It’s an ugly time for higher education in the UK. The march of corporatization continues unabated, as students are encouraged to think of themselves as consumers, and education as a product. Rather than fighting the important battles over what we should be learning, and how, instead the arguments today focus on ‘metrics’ and ’employability’.
It’s like watching a team of scientists trying to judge the power of a funeral dirge using a decibel meter.
The humanities are at risk of becoming – at best – the luxury only an elite can afford. Who knew 2016 would feel so much like the nineteenth century?
But we have weapons.
We may not have control of the public conversation about education, but if there is one thing our artificially elongated educations have surely given us, it is the power to subvert languages, to inhabit alternative practices, to do things that are right in the name of a system that is broken.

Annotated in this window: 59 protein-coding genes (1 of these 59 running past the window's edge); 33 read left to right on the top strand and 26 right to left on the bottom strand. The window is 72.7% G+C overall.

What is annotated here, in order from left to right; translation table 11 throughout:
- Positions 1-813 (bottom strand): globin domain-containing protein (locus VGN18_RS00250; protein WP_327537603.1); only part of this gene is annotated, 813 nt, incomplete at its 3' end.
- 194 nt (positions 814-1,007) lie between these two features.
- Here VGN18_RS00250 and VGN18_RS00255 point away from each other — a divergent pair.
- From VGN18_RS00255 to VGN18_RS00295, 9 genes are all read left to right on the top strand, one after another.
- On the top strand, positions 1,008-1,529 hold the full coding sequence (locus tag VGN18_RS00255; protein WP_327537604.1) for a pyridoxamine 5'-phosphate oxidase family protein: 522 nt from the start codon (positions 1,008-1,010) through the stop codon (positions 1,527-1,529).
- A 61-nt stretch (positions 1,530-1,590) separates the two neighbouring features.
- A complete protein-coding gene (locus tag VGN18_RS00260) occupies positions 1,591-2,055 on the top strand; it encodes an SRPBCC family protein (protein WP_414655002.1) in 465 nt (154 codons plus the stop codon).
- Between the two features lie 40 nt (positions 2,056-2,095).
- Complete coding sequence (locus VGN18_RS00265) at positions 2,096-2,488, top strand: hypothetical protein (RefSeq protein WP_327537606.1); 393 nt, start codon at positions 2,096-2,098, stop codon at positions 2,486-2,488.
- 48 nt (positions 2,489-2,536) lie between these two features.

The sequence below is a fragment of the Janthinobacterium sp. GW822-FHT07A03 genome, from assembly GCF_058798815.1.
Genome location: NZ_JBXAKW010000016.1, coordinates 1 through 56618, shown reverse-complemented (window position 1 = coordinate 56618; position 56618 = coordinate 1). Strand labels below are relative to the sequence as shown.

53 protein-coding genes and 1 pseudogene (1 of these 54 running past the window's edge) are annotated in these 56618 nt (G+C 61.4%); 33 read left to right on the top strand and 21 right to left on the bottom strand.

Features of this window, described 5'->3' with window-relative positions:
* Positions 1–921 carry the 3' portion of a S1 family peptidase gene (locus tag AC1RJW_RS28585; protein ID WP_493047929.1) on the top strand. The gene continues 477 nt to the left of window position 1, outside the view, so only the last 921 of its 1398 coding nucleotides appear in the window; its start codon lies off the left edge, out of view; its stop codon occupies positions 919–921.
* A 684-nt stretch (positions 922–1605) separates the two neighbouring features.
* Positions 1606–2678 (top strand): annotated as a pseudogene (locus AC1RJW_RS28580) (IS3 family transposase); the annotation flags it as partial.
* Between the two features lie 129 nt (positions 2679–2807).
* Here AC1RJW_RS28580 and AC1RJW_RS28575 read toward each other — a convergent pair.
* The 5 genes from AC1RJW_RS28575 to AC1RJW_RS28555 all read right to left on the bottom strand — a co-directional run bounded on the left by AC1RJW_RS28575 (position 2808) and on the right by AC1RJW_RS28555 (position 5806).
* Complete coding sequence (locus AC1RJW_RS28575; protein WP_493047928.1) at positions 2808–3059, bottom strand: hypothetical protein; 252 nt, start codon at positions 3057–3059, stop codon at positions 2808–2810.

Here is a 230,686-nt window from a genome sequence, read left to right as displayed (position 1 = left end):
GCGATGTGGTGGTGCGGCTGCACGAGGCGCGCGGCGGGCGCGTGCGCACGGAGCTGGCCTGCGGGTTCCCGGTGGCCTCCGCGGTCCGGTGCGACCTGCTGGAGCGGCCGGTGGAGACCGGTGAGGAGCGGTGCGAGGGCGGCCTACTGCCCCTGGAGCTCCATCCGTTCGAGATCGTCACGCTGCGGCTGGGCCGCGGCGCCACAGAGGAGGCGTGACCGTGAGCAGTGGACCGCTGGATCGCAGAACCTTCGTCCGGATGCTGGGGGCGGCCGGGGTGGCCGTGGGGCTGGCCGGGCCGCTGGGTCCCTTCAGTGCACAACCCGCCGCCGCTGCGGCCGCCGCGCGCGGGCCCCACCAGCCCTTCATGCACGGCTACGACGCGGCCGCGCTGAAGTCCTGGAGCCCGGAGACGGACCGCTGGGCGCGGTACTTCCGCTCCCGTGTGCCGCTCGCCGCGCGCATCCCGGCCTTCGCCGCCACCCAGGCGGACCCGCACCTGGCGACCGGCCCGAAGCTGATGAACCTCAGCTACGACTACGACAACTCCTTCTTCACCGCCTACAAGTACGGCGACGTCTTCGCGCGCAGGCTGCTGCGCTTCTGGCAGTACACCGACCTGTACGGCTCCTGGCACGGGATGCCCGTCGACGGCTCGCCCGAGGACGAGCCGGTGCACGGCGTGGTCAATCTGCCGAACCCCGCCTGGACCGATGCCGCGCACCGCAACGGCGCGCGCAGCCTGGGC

So when they say student satisfaction, we mean personal growth.
When they say diversity, we mean decolonisation.
When they say employability, we mean self-knowledge.
When they say crisis of the humanities, we mean crisis of their humanity.
Bring on 2017.